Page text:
"The National and Community Service Trust Act was drafted by the Clinton administration with the assistance of Congress and introduced by a bipartisan coalition of Members of Congress in June of 1993. The bill passed nine months later and was signed into law on September 21, 1993. The legislation created the Corporation for National and Community Service to administer AmeriCorps, Learn and Serve America, and the other national service programs.

"President George W. Bush, in his State of the Union 2002 address on January 29, 2002, called on all Americans to serve their country for the equivalent of two years and announced the creation of USA Freedom Corps. He proposed more service opportunities through AmeriCorps and Senior Corps, programs of the federal Corporation for National and Community Service.

"In April of 2002 the President unveiled the Principles and Reforms for a Citizen Service Act to reform and enhance AmeriCorps, Senior Corps and other programs administered by the Corporation for National and Community Service."

"President Bush created USA Freedom Corps to coordinate citizen volunteer efforts both domestically and abroad. As part of that initiative, the President called on all Americans to devote the equivalent of at least two years of their lives 4,000 hours to service and volunteerism. National and community service programs are one way to answer the President's call. Senior Corps taps the skills, talents, and experience of older Americans to help solve pressing social problems, while AmeriCorps gives citizens the opportunity to perform intensive service over an uninterrupted period. Learn and Serve America, which links classroom studies with service in the community, is an important and effective way of instilling the habits of good citizenship and fostering a lifelong ethic of service among young Americans." [4]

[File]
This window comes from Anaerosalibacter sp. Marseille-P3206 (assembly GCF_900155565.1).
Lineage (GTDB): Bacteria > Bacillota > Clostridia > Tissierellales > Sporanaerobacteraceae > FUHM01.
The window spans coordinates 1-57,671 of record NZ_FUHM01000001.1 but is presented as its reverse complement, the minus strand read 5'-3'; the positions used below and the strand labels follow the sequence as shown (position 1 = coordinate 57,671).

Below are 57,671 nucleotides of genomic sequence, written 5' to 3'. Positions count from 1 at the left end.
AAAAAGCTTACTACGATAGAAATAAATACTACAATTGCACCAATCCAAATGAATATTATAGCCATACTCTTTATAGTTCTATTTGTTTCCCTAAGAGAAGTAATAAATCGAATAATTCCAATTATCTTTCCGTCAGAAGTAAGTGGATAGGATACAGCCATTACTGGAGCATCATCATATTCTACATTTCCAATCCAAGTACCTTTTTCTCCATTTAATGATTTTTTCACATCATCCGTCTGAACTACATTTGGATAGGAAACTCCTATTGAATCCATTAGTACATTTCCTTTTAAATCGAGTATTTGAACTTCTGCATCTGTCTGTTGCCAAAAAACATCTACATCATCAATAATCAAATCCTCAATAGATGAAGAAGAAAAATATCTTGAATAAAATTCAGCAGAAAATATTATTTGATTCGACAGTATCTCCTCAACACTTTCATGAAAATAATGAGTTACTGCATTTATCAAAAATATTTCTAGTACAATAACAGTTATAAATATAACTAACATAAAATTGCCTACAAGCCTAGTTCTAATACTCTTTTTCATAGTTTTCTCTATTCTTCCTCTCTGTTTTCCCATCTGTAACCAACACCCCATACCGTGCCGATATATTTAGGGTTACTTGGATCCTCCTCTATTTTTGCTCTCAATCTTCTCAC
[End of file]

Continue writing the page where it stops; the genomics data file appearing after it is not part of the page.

Corporation Officers

On July 11, 2003, the White House announced President George W. Bush's "intention to nominate David Eisner to be the Chief Executive Officer of the Corporation for National and Community Service, replacing Leslie Lenkowsky who [had] announced his decision to leave the agency on August 15 to return to academia. The Corporation, which directs the national service programs that are a fundamental part of President Bush's agenda for engaging Americans in service to their communities, also announced that James F. Manning [had] been selected to serve as its Chief Operating Officer, effective immediately." [5]

Board of Directors



Related SourceWatch

External links


  • 108th Congress, S.1276: "A bill to improve the manner in which the Corporation for National and Community Service approves, and records obligations relating to, national service positions." Short Title: "Strengthen AmeriCorps Program Act." Public Law No: 108-45.